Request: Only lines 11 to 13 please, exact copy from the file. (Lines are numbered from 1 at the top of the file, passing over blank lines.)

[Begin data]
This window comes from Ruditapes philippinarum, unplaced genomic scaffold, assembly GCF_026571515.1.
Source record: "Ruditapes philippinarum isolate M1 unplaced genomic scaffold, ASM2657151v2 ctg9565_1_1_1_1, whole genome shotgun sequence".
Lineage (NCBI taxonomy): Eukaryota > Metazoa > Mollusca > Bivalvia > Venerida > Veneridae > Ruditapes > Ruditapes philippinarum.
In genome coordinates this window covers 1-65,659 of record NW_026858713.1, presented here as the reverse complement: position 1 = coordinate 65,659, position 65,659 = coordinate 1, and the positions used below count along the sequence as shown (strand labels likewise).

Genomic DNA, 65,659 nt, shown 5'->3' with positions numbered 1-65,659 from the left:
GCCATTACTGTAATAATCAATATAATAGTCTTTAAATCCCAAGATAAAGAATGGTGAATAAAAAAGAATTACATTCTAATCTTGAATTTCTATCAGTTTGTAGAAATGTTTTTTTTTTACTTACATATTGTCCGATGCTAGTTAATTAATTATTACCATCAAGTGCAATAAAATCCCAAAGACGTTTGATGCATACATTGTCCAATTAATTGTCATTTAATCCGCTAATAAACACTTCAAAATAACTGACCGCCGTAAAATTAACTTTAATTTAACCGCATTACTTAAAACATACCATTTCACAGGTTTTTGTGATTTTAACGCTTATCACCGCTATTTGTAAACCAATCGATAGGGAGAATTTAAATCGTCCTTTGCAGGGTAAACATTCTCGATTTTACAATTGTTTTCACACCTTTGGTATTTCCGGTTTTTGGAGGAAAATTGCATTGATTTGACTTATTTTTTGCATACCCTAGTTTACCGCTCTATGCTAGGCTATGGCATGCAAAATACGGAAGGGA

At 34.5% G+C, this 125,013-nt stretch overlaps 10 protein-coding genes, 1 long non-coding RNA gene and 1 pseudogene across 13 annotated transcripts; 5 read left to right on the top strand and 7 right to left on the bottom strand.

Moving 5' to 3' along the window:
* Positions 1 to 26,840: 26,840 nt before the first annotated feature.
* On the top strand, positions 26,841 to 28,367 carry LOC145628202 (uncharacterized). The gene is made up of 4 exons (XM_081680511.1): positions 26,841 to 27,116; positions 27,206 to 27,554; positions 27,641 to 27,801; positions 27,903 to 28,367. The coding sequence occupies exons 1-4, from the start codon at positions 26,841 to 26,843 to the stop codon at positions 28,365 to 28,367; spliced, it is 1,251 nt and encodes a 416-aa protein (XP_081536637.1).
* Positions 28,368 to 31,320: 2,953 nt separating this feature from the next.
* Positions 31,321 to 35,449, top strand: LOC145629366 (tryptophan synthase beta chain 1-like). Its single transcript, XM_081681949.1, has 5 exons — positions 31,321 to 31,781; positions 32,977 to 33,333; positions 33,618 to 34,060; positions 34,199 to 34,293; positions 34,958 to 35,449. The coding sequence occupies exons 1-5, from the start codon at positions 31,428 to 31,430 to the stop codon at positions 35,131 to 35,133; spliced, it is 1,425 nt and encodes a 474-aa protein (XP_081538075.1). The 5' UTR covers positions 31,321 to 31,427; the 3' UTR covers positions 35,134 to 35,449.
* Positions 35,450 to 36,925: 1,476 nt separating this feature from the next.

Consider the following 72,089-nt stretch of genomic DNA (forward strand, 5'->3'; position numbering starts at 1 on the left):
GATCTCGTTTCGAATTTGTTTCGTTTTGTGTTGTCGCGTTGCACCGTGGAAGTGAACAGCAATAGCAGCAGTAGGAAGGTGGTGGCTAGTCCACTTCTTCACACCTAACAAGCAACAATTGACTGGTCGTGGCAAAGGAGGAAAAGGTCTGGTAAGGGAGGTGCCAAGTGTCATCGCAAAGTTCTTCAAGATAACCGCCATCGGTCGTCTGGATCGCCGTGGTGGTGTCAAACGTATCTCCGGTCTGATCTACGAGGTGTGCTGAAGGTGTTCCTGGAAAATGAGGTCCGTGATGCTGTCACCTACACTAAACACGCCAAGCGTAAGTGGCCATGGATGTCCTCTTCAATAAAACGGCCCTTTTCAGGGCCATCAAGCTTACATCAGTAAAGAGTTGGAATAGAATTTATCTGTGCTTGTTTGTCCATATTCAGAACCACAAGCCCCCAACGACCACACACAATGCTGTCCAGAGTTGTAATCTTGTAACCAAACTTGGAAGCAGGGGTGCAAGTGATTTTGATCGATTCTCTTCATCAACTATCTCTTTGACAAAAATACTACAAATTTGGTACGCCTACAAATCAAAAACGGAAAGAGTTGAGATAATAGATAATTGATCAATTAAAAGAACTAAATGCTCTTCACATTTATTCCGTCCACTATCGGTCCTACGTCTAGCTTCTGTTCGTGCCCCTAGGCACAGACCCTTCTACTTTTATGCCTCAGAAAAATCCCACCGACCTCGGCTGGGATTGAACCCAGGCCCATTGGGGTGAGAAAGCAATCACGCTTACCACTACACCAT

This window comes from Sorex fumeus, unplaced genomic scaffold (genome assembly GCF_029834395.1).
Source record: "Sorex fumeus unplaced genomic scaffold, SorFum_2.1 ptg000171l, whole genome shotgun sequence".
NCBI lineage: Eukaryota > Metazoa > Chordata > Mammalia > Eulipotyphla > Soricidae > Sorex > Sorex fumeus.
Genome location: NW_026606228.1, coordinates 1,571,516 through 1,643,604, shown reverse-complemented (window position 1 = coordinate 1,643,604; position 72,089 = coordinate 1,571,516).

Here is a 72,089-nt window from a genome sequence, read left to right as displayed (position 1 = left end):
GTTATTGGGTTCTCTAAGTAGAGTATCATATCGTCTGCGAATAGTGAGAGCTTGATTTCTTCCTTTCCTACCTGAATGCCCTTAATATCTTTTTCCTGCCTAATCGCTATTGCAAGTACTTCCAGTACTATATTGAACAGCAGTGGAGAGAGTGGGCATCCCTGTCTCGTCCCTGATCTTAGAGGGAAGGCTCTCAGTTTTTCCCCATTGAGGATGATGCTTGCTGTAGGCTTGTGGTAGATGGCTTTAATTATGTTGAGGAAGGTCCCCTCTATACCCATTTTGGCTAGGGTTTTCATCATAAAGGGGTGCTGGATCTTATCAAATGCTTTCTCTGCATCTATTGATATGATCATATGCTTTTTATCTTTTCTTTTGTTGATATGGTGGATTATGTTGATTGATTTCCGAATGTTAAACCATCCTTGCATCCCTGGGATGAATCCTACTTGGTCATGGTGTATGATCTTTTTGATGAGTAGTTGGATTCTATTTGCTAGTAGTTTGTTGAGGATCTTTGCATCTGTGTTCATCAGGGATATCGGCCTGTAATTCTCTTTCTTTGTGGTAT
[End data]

* Positions 28,368 to 31,320: 2,953 nt separating this feature from the next.
* Positions 31,321 to 35,449, top strand: LOC145629366 (tryptophan synthase beta chain 1-like). Its single transcript, XM_081681949.1, has 5 exons — positions 31,321 to 31,781; positions 32,977 to 33,333; positions 33,618 to 34,060; positions 34,199 to 34,293; positions 34,958 to 35,449. The coding sequence occupies exons 1-5, from the start codon at positions 31,428 to 31,430 to the stop codon at positions 35,131 to 35,133; spliced, it is 1,425 nt and encodes a 474-aa protein (XP_081538075.1). The 5' UTR covers positions 31,321 to 31,427; the 3' UTR covers positions 35,134 to 35,449.
* Positions 35,450 to 36,925: 1,476 nt separating this feature from the next.